The book referenced a study stating: "between 1986 and 1993, the number of children who were physically abused nearly doubled." Though changes in reports can be mistaken for changes in reality. Maybe child abuse is actually becoming more common. There is still the possible discrepancy between reports and reality. It can also be gathered that the study on child abuse reflects heightened awareness to the issue rather than an actual increase in abuse. These same cases may have been going on before the study was done, but they were never reported or noticed/observed. A minor detail like the fact that some reports include "endangered children" (those in danger or being abused)along with those that are actually abused may change report results.

The text describes this child abuse study as the classic bait and switch. In this case the increase does not stem from more cases of physical abuse but from heightened awareness and sensitivity among child welfare professionals that report more things as abuse than they did in the past.

November 6, 2005

It Ain't Necessarily So...Ch 10-Conclusion...

The Danger of Hedgehog reporting...ok so I opened up this chapter (10) and didn't know what to think by the title. After reading the chapter and looking at the blog of Katie Lambert, the ideas presented in this section were much more clear.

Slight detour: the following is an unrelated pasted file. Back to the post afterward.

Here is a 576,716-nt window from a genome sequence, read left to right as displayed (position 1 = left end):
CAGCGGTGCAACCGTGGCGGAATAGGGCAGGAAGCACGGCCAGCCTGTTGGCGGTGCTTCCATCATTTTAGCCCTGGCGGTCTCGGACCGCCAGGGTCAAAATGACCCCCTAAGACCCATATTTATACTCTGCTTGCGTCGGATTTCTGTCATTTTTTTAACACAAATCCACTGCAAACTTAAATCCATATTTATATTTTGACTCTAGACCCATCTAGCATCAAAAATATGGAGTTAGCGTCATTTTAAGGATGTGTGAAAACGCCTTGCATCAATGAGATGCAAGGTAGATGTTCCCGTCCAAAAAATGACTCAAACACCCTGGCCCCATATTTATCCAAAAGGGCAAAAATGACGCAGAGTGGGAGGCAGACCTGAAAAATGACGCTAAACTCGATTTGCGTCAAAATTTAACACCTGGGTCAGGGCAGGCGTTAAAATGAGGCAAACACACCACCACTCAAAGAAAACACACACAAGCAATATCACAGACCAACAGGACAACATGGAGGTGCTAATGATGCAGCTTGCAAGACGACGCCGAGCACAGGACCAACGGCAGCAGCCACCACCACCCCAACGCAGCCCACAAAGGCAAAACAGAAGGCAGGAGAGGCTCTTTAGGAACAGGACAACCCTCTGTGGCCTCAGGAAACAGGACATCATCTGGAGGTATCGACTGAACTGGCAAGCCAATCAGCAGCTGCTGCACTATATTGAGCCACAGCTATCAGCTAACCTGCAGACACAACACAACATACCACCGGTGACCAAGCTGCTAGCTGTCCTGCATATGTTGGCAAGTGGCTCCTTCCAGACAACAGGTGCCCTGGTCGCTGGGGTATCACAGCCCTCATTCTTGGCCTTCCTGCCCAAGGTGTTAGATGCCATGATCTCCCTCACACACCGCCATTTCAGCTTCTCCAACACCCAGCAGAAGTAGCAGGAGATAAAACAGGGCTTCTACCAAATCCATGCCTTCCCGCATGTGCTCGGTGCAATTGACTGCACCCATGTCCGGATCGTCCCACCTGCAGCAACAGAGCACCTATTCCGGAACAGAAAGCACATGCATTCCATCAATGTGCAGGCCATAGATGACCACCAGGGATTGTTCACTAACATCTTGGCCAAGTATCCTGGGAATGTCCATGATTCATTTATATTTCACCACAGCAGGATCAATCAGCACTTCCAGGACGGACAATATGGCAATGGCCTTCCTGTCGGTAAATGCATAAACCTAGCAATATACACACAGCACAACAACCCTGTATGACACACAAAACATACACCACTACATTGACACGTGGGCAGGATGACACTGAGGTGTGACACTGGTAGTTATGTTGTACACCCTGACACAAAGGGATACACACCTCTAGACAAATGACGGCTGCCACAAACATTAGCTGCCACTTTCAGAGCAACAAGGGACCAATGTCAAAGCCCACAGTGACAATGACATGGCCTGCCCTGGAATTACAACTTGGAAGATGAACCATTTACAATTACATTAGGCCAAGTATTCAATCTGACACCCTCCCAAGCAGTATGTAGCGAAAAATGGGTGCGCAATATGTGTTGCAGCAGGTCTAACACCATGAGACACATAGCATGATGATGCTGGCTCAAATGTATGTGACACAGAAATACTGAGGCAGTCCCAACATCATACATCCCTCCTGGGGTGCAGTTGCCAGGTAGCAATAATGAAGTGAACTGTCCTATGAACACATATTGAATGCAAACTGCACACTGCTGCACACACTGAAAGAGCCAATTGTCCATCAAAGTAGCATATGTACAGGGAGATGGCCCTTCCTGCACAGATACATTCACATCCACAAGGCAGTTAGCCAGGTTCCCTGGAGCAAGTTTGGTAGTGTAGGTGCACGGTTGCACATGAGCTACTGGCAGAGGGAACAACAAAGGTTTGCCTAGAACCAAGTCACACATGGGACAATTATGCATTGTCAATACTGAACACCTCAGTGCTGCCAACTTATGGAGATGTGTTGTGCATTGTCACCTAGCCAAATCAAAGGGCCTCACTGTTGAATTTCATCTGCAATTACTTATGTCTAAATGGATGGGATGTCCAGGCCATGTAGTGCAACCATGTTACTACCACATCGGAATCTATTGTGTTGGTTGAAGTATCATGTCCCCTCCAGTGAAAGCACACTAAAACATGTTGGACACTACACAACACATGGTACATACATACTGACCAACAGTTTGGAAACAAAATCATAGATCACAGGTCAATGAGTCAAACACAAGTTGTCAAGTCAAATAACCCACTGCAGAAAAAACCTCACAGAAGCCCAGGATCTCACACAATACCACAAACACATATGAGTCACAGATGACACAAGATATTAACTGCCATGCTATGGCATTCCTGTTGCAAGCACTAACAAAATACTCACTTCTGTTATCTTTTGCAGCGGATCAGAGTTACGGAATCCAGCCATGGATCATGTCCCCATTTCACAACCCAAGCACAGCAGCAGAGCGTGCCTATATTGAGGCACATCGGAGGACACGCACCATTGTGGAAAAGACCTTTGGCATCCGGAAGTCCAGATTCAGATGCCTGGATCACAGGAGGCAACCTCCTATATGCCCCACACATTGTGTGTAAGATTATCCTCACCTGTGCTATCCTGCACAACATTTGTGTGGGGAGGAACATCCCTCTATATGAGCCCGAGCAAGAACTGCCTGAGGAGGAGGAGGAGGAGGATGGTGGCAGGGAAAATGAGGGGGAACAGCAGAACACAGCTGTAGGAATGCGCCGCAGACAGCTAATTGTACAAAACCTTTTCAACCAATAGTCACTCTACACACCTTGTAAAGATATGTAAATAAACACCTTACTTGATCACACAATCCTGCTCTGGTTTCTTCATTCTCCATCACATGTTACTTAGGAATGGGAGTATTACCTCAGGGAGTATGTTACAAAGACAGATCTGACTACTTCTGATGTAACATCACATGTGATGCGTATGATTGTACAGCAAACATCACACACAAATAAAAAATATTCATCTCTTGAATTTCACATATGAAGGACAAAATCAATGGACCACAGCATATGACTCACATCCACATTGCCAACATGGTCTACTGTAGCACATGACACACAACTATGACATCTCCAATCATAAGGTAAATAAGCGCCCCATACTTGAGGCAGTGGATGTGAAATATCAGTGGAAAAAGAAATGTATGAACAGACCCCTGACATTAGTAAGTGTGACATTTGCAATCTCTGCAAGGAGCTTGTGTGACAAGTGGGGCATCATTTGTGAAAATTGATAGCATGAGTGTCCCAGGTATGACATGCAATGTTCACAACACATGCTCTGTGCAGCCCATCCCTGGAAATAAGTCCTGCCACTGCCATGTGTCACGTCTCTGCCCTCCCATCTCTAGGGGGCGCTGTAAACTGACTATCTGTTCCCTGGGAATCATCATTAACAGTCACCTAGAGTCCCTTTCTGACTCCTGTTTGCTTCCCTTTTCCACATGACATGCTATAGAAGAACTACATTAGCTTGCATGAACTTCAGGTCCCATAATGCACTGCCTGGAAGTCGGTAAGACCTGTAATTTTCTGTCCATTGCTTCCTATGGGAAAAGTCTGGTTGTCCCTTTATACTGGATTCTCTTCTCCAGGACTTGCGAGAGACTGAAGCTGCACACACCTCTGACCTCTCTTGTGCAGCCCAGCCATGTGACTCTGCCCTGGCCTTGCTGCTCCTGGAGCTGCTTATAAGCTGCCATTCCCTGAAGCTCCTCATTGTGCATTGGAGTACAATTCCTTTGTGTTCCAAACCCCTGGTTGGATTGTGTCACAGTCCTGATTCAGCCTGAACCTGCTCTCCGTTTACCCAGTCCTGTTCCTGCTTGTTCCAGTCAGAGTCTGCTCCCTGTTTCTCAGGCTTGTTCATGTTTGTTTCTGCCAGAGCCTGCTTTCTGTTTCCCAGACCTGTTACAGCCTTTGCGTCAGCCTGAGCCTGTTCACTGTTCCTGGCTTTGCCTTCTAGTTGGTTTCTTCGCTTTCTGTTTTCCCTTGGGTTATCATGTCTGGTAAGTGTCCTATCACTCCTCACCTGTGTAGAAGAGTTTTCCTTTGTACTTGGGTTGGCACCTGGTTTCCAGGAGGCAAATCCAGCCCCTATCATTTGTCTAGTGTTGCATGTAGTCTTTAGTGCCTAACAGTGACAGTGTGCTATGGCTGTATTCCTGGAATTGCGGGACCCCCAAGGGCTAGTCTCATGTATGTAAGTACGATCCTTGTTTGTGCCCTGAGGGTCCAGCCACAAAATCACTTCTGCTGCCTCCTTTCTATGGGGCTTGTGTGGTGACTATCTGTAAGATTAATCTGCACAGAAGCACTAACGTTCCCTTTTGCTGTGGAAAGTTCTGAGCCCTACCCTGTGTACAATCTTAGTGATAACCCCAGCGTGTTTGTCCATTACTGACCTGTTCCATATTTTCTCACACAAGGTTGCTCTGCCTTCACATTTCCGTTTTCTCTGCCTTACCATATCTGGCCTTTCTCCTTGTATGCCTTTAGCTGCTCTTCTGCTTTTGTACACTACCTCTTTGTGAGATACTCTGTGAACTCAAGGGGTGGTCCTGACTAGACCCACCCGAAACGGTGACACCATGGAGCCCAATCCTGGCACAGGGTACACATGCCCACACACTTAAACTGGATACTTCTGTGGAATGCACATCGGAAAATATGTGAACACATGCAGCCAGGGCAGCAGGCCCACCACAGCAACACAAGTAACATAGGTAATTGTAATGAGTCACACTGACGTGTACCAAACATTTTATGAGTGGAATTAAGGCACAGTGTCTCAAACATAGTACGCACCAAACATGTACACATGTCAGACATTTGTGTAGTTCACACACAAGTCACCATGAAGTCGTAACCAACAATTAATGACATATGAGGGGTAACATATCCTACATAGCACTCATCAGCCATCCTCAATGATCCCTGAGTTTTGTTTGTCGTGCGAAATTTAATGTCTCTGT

I think that I would like to take the rest of this entry to reflect not on the chapters 10-conclusion but rather my feelings on the book as a whole. Although it has been mentioned a million times on other people's blogs, I will say it again (no pun intended)...THIS BOOKS IS SOOOO REPETITIVE!! I also think that it was at times boring and somewhat overwhelming the way the authors would just throw these statistics at you and then move on to another topic in the same chapter very rapidly. In defense of the repetition...I think that it does demonstrate evidence that we can't necessarily trust everything we read if all these different occurences are yielding the same misleading information. Point well taken.

November 7, 2005

AP Guide to News Writing Ch 9-10...

Ch9:Color: Dip Your Brush in Small Details